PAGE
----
PR 101 for tour operators, activities and attractions
Public relations — known to many in the communications industry as “PR” — is the process of establishing your brand and getting the word out to your target audience by way of the media. Most tour and activity companies do not have a PR professional on staff, so you often will have to become your own public relations manager. Here’s our PR 101 for tour operators, activities and attractions businesses. We’ll look at whether you should delve into the world of PR, and if so, the best way to do it.
Benefits of having a PR strategy
- It allows you to develop relationships with members of the local media. This includes newspaper reporters, online reporters, television reporters, bloggers and more. These professional partnerships will allow you to disseminate news about your tour and activity company and increase your recognition within your local community.
- It allows you to create goals for your tour and activity brand. Before you begin creating or implementing a PR strategy, you need to develop goals for the specific campaign you are working on. This gives you an opportunity to evaluate your current business and decide where you need to focus your efforts moving forward.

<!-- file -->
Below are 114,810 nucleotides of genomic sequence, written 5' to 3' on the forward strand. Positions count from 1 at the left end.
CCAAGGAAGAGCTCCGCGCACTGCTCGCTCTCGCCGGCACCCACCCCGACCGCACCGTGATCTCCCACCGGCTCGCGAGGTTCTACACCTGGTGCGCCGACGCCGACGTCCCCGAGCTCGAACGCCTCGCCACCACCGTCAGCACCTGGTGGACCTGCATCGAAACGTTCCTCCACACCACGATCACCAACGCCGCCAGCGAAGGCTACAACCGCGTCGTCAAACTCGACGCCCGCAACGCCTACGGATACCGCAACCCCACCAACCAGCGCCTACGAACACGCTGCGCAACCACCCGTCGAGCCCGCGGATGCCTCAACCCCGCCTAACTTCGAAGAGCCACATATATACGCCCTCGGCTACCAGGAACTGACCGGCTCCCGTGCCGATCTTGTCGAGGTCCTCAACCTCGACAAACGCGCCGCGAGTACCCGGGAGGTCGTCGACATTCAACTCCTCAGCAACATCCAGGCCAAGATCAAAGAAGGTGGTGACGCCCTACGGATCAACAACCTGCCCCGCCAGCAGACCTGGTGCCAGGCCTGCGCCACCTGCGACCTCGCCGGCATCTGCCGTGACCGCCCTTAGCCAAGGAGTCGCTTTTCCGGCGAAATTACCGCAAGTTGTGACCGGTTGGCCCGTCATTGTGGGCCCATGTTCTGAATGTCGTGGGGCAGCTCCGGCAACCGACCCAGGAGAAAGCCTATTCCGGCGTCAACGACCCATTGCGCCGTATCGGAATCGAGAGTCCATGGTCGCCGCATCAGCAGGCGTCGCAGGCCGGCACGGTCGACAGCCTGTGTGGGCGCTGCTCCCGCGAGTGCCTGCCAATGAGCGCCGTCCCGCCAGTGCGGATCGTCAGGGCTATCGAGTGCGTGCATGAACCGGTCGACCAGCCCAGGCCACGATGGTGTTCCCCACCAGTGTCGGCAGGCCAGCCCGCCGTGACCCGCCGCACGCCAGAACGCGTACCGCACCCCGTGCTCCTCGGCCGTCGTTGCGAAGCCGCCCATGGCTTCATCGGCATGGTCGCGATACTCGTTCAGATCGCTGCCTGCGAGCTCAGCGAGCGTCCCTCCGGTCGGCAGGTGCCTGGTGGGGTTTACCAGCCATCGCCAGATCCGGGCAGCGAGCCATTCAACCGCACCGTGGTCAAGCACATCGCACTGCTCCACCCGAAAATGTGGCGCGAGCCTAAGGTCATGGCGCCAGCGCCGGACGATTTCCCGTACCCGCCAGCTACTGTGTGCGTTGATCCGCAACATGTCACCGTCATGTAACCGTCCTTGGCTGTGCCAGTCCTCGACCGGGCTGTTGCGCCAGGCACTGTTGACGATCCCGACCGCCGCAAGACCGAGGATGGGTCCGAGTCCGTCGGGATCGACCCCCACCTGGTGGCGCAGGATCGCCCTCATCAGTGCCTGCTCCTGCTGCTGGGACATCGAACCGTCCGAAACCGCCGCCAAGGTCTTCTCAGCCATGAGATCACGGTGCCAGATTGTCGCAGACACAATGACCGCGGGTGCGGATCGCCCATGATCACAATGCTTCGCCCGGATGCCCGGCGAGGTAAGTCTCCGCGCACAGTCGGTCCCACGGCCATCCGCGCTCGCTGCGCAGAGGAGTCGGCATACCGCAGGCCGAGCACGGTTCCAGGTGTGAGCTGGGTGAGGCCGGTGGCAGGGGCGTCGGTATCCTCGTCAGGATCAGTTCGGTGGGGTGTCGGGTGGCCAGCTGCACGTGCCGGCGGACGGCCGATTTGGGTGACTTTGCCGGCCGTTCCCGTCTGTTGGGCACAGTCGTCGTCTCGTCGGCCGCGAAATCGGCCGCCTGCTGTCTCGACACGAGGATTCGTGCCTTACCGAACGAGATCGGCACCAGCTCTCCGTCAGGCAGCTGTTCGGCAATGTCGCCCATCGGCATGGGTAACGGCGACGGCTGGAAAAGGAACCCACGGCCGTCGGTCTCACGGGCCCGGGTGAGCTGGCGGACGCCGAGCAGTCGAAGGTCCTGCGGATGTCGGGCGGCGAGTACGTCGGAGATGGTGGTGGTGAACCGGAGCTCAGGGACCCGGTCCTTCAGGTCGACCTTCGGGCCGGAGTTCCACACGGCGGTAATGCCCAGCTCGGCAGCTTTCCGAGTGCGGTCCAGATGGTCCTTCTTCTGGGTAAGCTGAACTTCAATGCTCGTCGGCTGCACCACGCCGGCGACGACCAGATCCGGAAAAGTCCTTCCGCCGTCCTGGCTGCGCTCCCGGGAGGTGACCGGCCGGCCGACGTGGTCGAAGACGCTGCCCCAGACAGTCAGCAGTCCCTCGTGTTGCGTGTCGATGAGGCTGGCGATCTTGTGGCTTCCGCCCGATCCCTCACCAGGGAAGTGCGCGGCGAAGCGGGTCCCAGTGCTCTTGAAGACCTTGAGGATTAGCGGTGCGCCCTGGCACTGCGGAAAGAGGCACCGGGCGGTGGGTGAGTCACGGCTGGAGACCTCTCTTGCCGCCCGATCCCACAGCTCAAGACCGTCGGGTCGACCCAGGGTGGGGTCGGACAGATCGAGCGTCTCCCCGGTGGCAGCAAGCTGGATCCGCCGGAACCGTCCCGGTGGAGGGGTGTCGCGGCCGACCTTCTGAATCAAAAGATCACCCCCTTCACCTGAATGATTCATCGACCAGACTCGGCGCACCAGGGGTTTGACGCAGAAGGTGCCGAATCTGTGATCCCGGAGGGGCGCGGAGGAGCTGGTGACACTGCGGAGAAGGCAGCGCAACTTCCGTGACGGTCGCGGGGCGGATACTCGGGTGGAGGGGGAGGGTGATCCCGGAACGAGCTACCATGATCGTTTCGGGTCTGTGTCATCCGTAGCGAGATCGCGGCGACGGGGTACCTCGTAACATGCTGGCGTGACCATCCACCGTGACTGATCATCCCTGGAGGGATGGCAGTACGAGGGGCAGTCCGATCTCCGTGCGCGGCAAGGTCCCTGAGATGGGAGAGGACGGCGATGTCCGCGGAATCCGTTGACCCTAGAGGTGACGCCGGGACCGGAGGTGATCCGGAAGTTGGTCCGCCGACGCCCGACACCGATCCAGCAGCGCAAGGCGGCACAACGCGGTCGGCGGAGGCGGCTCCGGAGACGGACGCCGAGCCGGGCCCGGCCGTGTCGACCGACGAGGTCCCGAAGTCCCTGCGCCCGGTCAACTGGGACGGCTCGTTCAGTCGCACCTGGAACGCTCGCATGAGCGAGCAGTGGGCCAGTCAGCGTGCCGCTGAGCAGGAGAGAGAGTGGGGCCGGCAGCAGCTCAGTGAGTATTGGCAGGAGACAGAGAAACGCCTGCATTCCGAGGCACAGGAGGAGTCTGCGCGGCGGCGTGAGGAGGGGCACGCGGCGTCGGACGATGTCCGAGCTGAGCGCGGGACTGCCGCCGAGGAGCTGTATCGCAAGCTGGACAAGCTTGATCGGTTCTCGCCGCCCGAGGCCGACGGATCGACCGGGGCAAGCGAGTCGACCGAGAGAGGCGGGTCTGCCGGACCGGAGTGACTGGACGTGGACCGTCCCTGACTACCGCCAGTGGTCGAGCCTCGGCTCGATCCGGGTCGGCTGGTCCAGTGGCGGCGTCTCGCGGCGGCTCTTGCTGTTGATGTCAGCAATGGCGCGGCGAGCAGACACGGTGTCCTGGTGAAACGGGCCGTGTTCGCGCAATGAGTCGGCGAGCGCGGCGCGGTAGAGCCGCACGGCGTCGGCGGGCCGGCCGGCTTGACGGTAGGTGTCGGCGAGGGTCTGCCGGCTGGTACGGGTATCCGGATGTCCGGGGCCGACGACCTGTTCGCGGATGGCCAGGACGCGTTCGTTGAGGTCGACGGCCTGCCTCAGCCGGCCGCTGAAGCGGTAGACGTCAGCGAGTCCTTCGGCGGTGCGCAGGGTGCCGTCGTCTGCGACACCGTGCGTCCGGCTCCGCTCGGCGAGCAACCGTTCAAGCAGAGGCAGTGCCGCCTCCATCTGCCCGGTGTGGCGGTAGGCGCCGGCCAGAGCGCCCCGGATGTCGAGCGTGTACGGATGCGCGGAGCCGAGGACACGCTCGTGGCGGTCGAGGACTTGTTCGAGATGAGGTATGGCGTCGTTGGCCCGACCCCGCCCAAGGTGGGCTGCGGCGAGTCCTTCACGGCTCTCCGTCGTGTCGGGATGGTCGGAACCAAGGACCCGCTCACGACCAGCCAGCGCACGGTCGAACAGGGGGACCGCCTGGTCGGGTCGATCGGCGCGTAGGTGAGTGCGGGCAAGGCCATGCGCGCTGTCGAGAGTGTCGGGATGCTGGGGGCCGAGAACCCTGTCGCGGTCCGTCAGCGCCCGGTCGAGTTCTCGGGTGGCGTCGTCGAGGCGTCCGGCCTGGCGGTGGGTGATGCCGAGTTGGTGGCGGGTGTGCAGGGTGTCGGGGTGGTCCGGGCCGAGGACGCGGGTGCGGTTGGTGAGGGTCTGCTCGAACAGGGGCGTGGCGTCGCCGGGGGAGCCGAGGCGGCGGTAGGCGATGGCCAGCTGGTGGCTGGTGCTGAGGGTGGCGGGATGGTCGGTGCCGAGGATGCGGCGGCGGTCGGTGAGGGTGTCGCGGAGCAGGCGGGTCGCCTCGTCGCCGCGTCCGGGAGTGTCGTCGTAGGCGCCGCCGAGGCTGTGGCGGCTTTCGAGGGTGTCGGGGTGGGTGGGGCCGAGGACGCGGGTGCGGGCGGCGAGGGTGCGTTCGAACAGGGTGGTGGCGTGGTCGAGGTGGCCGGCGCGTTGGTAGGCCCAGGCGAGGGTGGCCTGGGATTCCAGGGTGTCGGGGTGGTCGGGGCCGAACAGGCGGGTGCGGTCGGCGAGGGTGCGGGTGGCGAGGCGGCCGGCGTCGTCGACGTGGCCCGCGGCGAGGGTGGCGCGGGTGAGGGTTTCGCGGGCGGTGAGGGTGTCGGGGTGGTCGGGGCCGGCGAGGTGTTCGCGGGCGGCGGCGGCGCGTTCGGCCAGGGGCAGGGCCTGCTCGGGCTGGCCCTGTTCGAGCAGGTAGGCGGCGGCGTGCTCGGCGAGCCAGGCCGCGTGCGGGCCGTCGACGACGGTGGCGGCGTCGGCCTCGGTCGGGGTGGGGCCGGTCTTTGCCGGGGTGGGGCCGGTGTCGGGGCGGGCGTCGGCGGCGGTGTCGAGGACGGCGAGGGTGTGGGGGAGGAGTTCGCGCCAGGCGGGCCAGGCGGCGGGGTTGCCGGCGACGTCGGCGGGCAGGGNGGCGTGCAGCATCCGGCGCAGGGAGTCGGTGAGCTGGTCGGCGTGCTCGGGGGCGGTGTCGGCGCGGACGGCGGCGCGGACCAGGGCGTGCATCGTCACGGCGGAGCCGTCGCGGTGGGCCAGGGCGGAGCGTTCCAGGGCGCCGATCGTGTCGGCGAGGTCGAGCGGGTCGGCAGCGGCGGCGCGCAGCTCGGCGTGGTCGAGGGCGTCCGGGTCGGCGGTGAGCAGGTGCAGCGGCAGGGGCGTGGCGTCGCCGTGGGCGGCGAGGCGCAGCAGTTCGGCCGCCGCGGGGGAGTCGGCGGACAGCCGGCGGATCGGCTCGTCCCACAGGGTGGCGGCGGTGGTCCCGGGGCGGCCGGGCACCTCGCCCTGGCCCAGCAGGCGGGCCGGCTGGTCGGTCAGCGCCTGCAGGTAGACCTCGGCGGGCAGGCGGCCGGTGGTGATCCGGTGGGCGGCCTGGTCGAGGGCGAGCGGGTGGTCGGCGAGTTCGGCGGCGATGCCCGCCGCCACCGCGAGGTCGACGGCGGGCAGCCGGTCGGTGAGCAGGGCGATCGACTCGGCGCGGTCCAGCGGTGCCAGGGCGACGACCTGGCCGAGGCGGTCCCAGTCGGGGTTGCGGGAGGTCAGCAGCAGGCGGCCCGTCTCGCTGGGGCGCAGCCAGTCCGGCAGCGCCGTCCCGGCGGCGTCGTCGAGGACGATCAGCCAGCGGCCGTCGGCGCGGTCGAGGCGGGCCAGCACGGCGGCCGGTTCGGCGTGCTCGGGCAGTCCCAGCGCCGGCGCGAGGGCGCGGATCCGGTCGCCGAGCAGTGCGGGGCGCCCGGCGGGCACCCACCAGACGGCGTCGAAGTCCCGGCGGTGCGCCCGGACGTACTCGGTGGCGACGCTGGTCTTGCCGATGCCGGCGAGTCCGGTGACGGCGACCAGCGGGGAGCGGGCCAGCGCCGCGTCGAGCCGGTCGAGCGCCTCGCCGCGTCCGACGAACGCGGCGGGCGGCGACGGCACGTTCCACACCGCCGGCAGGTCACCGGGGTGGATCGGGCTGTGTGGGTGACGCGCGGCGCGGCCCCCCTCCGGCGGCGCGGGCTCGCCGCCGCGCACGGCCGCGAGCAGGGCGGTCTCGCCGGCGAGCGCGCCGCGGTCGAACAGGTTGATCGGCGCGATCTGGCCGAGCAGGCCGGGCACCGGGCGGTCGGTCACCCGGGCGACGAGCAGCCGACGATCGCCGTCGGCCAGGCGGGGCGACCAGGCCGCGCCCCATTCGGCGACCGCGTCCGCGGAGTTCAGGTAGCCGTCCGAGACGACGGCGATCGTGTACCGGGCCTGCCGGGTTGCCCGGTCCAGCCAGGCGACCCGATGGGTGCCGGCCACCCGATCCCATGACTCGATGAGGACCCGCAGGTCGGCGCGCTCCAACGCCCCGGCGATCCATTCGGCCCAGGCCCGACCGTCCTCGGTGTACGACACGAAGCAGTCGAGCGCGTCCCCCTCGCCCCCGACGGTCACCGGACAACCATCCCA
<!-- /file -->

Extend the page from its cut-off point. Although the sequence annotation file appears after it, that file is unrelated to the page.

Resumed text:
- An effective PR strategy gives you a chance to quickly raise awareness about what’s happening at your brand. Launching a new tour or refreshing your website can have a big impact on your business, but you need your target audience to know about these efforts. Public relations allows you to spread the word in a fast and efficient manner.
How to connect with media professionals
If you are going to pitch a news story to media professionals, you need to be armed and ready with the type of information and data that they need to do their jobs. Make sure that with each PR pitch you include:
- Data and statistics — Numbers play a big role in reporting, and they add validation to any claims you are making about your tour and activity company. Include numbers that will entice the audience, such as the percentage of your tours that sell out or the number of tours you run each day.
- High-resolution photos — Most reporters and media members will want art to accent their piece. High-resolution photos that include people and action are preferred.
Remember that most media members — whether they specialize in print, online or TV reporting — are limited by the traditional structure and word counts at their organizations. They only have so much space to work with, and each word they report needs to count.
How to use your own PR channels
Of course, in today’s social world of online sharing, you don’t always have to rely on members of the media to get the word out about your brand. Create your own following by using social channels, such as Facebook, Instagram and YouTube.
Implementing your PR strategy requires you to have the right technology systems in place at your brand. If you enjoyed PR 101 for tour operators, activities and attractions, find out how we can help you generate buzz about company by requesting your free demo today.
Image credit: Jeremy Galliani